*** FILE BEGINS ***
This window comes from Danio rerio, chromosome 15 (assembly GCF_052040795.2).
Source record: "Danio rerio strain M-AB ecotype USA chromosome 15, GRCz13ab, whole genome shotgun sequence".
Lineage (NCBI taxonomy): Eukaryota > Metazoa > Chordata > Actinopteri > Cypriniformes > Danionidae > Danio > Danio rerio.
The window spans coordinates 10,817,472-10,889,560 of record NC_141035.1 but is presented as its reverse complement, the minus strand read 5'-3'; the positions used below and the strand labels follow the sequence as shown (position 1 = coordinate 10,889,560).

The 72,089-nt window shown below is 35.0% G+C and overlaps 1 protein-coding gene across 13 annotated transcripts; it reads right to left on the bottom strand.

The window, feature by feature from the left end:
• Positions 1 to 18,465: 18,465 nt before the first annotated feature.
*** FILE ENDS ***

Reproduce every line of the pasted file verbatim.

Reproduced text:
This window comes from Danio rerio, chromosome 15 (assembly GCF_052040795.2).
Source record: "Danio rerio strain M-AB ecotype USA chromosome 15, GRCz13ab, whole genome shotgun sequence".
Lineage (NCBI taxonomy): Eukaryota > Metazoa > Chordata > Actinopteri > Cypriniformes > Danionidae > Danio > Danio rerio.
The window spans coordinates 10,817,472-10,889,560 of record NC_141035.1 but is presented as its reverse complement, the minus strand read 5'-3'; the positions used below and the strand labels follow the sequence as shown (position 1 = coordinate 10,889,560).

The 72,089-nt window shown below is 35.0% G+C and overlaps 1 protein-coding gene across 13 annotated transcripts; it reads right to left on the bottom strand.

The window, feature by feature from the left end:
• Positions 1 to 18,465: 18,465 nt before the first annotated feature.